Overwhelming critical praise for a work of art gets my attention; and why shouldn’t it? Critics consume art professionally. The impeccable taste of the most esteemed critics lends reliability. This is why Chungking Express’s high placement (#8) on the “UK Critics Top 10 Films of the Past 25 Years List”, published by Sight and Sound (and the word “masterpiece” floated in various reviews) made it a personal must-see. However, reading such hyperbolic raves beforehand has a tendency to saddle a film experience with impossible expectations. Chungking Express was no exception.

by Bill Gibron

6 Dec 2010

It’s tough being an out of the loop critic. What makes it even worse is being a mere 70 miles away from said cinematic in-crowd. Let me explain. Though I am currently a member of the Florida Film Critics Circle, the Southeastern Film Critics Association, and the Online Film Critics Society, I am located in Tampa, Florida. Disney hates us. Indie efforts avoid our theaters like rational sports franchise thinking (local in-joke) and, in general, we are the unwanted bastard step-child to Walt’s world over in Orlando, and by 1-75 and Alligator Alley extension, that meaningless metropolis Miami. All flowery prose aside, this means we get fewer than half of the important, noncommercial releases every year. Makes trying to be a voice here at PopMatters all the more complicated.

Thanks to the high profile of the important and influential site you are currently surfing (no facetiousness intended or implied), as well as my years grinding out the content, I get a lot of personal studio attention. Titles that might otherwise never see the light of a Big Guava day (another local in-joke) end up coming to my mailbox or delivered via FedEx. Of course, watching a sprawling foreign epic about an important piece of Eastern European history can be a tad underwhelming on even the largest home theater set up and no matter the level of manufacturing oversight employed, screener DVDs have been known to freeze, skip, and fail to play all together. And let’s not even get started on the whole piracy security strategy, which can see huge studio logos, burned in bugs, and - most annoyingly - the random desaturation of the colors affect the visual aspect of the mainly VISUAL medium you are grading.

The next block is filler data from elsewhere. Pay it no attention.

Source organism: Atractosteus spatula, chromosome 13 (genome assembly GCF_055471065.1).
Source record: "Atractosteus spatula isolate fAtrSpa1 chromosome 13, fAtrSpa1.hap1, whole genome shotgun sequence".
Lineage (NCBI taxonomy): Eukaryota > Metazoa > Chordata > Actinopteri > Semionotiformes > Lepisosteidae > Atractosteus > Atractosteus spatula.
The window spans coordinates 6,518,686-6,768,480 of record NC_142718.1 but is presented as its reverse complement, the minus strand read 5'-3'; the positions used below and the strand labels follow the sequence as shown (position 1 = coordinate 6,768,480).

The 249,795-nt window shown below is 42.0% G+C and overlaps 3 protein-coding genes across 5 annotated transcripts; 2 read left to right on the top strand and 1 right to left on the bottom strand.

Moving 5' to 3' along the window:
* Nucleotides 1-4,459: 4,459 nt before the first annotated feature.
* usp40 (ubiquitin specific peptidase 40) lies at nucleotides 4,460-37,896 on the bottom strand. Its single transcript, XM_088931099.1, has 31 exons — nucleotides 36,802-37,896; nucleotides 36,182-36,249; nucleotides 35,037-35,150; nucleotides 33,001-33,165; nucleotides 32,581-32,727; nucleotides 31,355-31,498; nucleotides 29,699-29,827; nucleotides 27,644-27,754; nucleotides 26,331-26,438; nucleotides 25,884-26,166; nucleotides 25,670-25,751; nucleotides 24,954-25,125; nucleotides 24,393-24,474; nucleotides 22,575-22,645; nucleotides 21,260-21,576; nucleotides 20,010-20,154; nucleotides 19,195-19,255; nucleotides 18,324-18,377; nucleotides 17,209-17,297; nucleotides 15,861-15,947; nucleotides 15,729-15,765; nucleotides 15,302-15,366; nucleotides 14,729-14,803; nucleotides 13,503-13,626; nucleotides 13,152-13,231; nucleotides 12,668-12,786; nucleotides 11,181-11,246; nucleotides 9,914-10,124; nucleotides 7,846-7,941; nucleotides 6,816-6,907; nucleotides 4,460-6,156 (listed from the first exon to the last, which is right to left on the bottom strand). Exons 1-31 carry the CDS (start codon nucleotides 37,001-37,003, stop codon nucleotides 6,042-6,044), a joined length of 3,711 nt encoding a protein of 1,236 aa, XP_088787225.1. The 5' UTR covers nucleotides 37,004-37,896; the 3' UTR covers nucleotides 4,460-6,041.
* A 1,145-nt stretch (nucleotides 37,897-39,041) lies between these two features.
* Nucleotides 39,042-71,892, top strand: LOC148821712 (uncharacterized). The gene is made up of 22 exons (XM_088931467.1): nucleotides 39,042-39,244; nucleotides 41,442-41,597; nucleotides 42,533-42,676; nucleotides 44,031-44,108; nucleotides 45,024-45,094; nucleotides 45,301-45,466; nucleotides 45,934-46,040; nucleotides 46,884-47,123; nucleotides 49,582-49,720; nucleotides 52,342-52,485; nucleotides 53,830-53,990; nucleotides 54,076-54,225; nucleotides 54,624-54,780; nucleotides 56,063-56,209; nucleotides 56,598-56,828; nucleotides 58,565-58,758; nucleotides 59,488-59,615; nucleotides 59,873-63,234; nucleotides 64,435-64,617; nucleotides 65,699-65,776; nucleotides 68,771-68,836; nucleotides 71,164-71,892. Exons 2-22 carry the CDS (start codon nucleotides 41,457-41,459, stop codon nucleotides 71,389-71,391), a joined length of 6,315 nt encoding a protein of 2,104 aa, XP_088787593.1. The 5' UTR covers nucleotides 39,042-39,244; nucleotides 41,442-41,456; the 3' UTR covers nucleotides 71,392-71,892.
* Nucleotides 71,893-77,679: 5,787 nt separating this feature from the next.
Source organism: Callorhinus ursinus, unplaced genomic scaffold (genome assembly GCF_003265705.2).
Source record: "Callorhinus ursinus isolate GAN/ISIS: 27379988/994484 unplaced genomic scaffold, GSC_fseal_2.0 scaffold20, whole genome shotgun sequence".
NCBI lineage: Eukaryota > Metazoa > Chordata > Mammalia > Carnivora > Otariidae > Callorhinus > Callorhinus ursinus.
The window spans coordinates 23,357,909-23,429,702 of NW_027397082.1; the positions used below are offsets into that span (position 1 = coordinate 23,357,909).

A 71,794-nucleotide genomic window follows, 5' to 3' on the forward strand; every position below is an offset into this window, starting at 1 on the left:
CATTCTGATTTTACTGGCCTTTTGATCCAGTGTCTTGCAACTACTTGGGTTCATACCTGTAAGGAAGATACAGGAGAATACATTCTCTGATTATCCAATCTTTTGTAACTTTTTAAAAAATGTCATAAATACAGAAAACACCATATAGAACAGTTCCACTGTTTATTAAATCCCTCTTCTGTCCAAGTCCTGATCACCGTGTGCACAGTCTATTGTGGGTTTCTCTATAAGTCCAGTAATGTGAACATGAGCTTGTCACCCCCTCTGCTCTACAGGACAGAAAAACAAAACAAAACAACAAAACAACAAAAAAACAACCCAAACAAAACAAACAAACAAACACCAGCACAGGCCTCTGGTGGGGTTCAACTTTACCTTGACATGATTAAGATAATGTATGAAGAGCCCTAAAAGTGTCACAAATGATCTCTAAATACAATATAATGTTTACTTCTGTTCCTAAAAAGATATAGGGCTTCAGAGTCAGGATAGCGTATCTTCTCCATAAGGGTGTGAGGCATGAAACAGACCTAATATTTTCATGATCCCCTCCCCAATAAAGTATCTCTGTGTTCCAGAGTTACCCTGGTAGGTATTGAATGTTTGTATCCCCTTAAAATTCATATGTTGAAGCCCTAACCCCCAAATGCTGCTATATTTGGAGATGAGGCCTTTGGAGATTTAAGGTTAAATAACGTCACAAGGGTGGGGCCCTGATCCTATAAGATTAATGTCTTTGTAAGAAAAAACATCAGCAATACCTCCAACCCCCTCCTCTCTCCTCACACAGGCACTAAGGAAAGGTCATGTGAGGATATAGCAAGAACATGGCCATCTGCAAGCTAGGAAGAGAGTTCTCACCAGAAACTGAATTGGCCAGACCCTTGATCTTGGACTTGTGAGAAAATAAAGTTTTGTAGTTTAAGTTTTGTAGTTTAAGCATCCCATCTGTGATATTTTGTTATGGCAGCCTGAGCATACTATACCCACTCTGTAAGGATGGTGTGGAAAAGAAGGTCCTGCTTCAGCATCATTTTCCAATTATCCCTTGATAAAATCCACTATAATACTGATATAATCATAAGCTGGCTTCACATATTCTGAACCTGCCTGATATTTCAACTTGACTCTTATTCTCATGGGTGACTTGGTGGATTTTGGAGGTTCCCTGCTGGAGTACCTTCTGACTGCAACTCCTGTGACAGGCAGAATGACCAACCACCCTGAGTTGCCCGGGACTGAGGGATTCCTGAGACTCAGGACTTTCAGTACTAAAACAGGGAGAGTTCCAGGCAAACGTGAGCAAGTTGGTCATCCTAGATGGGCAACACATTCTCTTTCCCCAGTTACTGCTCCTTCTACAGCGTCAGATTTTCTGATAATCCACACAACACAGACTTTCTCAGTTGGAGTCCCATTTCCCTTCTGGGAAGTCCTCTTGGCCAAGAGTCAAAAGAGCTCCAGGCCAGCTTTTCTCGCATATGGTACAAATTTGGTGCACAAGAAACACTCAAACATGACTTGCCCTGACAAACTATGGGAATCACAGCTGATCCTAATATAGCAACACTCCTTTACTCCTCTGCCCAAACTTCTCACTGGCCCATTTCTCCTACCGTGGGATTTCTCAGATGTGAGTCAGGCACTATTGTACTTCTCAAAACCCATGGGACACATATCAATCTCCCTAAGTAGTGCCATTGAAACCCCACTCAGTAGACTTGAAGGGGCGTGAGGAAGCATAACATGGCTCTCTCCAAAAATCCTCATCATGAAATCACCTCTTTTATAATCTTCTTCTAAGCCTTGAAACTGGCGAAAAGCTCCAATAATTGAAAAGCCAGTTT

by Bill Gibron

16 Sep 2010

It’s that time of year again, film festival season, and as usual, I am the proverbial bride’s maid lacking an invitation to my own perceived ceremony. As Telluride and Toronto, Venice and Tribeca gear up, each one prepared to let the traveler and the film tourist in on what’s hot (and what’s hard-up for a distributor) at the end of 2010, I am, once again, a wall flower. You see, as a lowly web writer, someone who Harlan Ellison would shun like a billion other blog writing content whores, I am fiscally incapable of such celluloid star cruises. No outlet is paying—or prepared to pay—my way, and what little cash I do collect goes to much more meaningful endeavors, like shelter and sweet meats.

So I sit in Se7en like jealousy at all the updates and mini-reviews streaming out of these critical gatherings, my fellow freelancers ramping up my aesthetic appetite for the celebrated shape of award winners to come. Beginning with South by Southwest, which usually offers a Spring full of surprises, to Comic-Con and its carnival barking belief in all it surveys, my Facebook page and Messageboard memberships have been blowing up with promises and potential. Of course, living in the rear end of America—otherwise known as the wanna-burn-a-Koran state of Florida—many of these movies will never darken my theater doors. Instead, I will have to catch them as part of a studio screener package sent out in anticipation of my Year End list… if then.

//Mixed media


Treasuring Memories of Paul McCartney on 'One on One' Tour

// Notes from the Road

"McCartney welcomed Bruce Springsteen and Steven Van Zandt out for a song at Madison Square Garden.